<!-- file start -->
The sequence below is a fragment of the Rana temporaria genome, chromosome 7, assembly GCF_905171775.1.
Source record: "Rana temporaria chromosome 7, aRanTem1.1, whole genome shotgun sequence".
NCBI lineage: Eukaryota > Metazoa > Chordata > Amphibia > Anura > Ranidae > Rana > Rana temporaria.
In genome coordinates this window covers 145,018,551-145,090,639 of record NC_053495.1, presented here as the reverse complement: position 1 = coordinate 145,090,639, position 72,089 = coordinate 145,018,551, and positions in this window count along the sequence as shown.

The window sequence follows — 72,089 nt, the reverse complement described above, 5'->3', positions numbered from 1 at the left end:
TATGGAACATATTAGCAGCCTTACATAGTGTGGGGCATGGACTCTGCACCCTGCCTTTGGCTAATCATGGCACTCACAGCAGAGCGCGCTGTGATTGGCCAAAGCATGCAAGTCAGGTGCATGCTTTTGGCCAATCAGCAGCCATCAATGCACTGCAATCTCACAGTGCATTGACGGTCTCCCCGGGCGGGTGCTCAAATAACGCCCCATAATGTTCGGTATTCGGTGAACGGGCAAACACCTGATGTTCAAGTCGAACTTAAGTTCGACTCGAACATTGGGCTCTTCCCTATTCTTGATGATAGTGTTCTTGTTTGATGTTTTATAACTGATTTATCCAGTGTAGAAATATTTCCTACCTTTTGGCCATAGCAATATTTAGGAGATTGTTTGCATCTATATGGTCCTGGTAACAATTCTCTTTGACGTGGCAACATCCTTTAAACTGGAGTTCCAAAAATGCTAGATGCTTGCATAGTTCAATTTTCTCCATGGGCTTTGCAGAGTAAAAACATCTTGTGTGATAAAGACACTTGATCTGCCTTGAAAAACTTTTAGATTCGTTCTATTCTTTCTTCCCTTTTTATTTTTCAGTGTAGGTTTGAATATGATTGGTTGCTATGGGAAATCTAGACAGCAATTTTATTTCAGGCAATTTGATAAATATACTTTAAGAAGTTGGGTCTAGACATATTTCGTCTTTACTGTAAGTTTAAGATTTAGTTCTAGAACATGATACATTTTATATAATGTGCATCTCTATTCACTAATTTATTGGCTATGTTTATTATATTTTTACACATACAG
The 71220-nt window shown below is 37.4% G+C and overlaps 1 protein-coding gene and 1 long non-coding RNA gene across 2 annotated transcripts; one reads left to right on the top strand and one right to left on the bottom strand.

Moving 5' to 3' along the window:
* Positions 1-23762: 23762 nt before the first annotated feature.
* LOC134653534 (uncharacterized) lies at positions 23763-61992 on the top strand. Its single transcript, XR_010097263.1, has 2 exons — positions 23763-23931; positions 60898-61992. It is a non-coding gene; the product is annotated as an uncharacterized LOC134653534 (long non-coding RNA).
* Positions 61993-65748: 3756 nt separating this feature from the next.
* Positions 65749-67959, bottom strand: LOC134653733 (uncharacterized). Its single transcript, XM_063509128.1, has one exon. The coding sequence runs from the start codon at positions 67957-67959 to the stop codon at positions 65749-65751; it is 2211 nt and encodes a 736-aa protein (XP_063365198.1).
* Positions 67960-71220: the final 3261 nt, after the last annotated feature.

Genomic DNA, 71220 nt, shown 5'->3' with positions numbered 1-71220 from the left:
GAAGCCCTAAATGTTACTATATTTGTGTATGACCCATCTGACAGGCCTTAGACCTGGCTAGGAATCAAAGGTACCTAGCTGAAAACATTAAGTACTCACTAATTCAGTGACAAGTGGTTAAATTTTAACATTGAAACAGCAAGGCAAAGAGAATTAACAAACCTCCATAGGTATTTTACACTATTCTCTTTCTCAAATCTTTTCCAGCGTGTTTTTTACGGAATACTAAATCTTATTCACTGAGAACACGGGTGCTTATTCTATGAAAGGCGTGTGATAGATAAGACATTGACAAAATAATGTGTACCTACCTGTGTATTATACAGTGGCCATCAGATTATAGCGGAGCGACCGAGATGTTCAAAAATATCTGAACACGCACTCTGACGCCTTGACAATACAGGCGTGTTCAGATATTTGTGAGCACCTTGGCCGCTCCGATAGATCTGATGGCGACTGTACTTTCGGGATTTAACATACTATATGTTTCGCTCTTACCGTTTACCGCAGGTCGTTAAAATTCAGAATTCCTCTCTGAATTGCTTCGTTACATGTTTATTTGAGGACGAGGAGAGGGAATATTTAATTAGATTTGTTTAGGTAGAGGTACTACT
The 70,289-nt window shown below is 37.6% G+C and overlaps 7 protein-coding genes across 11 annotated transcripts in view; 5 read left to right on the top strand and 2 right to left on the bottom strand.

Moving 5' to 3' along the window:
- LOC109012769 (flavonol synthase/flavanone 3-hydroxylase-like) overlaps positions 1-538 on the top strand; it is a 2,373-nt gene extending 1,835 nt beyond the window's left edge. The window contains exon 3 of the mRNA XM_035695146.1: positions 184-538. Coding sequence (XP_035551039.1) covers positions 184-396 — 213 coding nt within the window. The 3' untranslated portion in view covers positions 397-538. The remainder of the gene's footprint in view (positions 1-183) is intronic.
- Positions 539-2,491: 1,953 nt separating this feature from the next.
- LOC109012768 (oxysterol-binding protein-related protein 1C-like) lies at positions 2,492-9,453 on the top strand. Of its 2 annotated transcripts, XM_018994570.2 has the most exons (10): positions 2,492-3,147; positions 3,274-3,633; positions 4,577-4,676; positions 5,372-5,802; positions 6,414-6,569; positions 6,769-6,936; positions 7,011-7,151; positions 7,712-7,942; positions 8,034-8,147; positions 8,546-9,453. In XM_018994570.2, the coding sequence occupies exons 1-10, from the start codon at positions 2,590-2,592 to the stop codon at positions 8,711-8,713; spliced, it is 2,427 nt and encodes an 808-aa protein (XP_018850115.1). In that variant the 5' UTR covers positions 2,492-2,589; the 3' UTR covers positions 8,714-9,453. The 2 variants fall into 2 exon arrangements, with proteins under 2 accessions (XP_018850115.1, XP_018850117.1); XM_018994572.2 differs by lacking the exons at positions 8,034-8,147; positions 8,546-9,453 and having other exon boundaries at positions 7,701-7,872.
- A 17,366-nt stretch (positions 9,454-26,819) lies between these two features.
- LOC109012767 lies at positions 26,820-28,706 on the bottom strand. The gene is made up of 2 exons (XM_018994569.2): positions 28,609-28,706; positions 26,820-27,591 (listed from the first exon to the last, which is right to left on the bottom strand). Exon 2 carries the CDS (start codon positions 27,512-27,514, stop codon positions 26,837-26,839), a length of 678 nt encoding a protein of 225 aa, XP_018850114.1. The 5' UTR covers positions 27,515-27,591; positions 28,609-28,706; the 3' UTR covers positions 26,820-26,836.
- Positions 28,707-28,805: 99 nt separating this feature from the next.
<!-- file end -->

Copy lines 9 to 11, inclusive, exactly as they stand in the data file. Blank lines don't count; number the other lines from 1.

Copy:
* Positions 1-23762: 23762 nt before the first annotated feature.
* LOC134653534 (uncharacterized) lies at positions 23763-61992 on the top strand. Its single transcript, XR_010097263.1, has 2 exons — positions 23763-23931; positions 60898-61992. It is a non-coding gene; the product is annotated as an uncharacterized LOC134653534 (long non-coding RNA).
* Positions 61993-65748: 3756 nt separating this feature from the next.